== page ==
The demographic profile of study subjects shows that the majority were between 30-64 years of age (70%), female (59%), non-white race (54%), and were not college graduates (54%) (). Demographically, 31% were foreign born and 22% were Latino. Also, 22% scored positive on the PCPS (i.e., they had 3 positive PTSD symptoms) at baseline and 47% had at least one positive lifetime depression symptom on the PHQ-2 scale. Furthermore, 20% had high exposure (i.e., 4+ events) to lifetime traumatic events, 32% reported difficultly sleeping in the past year, and 11% did not have regular access to healthcare. Twenty-two percent (22%) had experienced 2 or more negative life events in the past year and 18% were non-right-handed. Furthermore, 46% reported moderate to severe pain impairment in the past 4 weeks and 30% scored low in self-esteem. All these predictor variables were measured at the initial (baseline) assessment and were significant in prospectively predicting PTSD in the follow-up period. The prevalence of PTSD at follow-up was 8% ().
The results for predicting PTSD prospectively from baseline predictors are shown in . As suggested, the PCPS was selected because of its wide clinical use, previous research, and because these screener symptoms were also included in the PTSD symptoms scales used in previous trauma studies. As can be seen, the primary care PTSD screener alone has a sensitivity of 60.5% and a specificity of 80.9% in predicting PTSD at 12-month follow-up, resulting in an area under the receiver operating curve (AUC) = 0.707 (95% CI = 0.664-0.750). Adding the predictors from the original NY PTSD Risk Score, including sleep disturbance, depression symptoms, trauma exposure, and access to healthcare, resulted in a sensitivity of 76.9% and a specificity of 69.4%, with an AUC = 0.774 (95% CI = 0.730-0.810). This resulted in a significant improvement in the prediction model over the base model with only the PCPS (p < 0.0001). Adding the four additional longitudinal risk factors identified, including negative life events in the past year, baseline pain status, baseline self-esteem, and reported handedness, resulted in a sensitivity of 67.2% and a specificity of 82.7%, with an AUC = 0.819 (95% CI = 0.781-0.856). This also resulted in a significant improvement over the previous model that included the PCPS and the original NY Risk Score factors (p = 0.001). Finally, adding demographic factors, in this case Latino ethnicity and birth status, resulted in a sensitivity of 87.3% and a specificity of 65.3%, with an AUC = 0.839 (95% CI = 0.804-0.873), also a significant improvement over the previous model with the PCPS and the original NY Risk Score plus additional predictor variables (p = 0.007).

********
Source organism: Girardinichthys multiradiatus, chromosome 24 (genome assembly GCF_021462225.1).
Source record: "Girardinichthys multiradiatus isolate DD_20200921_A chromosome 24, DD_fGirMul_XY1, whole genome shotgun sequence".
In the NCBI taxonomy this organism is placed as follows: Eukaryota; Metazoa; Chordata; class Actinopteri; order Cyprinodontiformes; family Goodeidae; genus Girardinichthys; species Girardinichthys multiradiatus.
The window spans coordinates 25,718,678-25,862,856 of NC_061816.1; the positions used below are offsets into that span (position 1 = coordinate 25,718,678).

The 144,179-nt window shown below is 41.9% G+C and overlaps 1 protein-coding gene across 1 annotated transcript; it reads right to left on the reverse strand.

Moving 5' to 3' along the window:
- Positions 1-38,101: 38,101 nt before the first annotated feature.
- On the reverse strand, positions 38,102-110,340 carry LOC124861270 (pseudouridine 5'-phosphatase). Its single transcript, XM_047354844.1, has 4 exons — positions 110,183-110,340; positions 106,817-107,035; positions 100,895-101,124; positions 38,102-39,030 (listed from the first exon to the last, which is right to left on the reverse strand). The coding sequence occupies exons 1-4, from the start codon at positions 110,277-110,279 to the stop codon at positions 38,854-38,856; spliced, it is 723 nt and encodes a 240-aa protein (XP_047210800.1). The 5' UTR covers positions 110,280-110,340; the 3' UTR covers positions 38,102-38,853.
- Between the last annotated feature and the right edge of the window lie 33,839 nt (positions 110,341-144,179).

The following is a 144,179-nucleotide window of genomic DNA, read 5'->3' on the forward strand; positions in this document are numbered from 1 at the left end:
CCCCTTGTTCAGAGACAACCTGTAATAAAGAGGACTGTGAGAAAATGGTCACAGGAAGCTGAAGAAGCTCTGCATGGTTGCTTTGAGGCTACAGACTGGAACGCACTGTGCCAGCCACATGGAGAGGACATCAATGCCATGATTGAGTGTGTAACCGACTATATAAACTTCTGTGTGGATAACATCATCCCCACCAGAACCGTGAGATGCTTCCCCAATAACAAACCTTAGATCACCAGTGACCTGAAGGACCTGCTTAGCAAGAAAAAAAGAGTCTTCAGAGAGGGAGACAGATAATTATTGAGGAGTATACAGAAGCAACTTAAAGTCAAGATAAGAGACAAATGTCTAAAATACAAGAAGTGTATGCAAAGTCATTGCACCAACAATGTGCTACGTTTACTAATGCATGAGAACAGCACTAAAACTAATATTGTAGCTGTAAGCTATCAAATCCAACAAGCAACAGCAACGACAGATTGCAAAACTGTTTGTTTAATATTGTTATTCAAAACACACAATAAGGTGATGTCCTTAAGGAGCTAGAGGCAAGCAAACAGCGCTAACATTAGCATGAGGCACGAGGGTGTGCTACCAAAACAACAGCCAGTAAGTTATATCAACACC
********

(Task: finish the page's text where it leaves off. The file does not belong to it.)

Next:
Prediction Results using Different PTSD Models (N = 1681)*
Because the prevalence of PTSD at follow-up was relatively low (8%), the predictive value of a positive test (PV+) was generally less than 25%, while the predictive value of a negative test (PV-) was typically 96% to 98% (see ). However, we note that given our prediction model, if our study populations had a PTSD prevalence of ~20%, statistical simulations (using Pepi, version 4) suggested that the positive predictive value of a positive test would be generally 80% to 90%, a substantial improvement.
presents PTSD risk-score results (i.e., the final regression-derived weights) used to generate the classification results shown in . As seen, a positive score on the PCPS (i.e., 3 or more positive items) is given a base score of 100 (otherwise = 0) and the psychosocial, demographic, and additional measures are also given weights (or scores) relative to this score. This scoring is based on using logistic regression analyses, whereby the b coefficients in each of the logistic regression models predicting PTSD are converted to standardized weights using a nomogram, as noted. These weights are then used to calculate a PTSD risk score. The last row of shows the total cut-off score for a PTSD classification at follow-up, based on these risk-score weights: 100 for the PCPS used alone; 110 for the PCPS + NY Risk Score factors; 224 for the PCPS + NY Risk Score factors + additional risk factors; 182 for the PCPS + NY Risk Score factors + additional risk factors + demographic factors.
Modified NY PTSD Risk Score Weights for Primary Care PTSD Screener (PCPS), Original NY Risk Score Factors, Additional Longitudinal Factors and Demographic Factors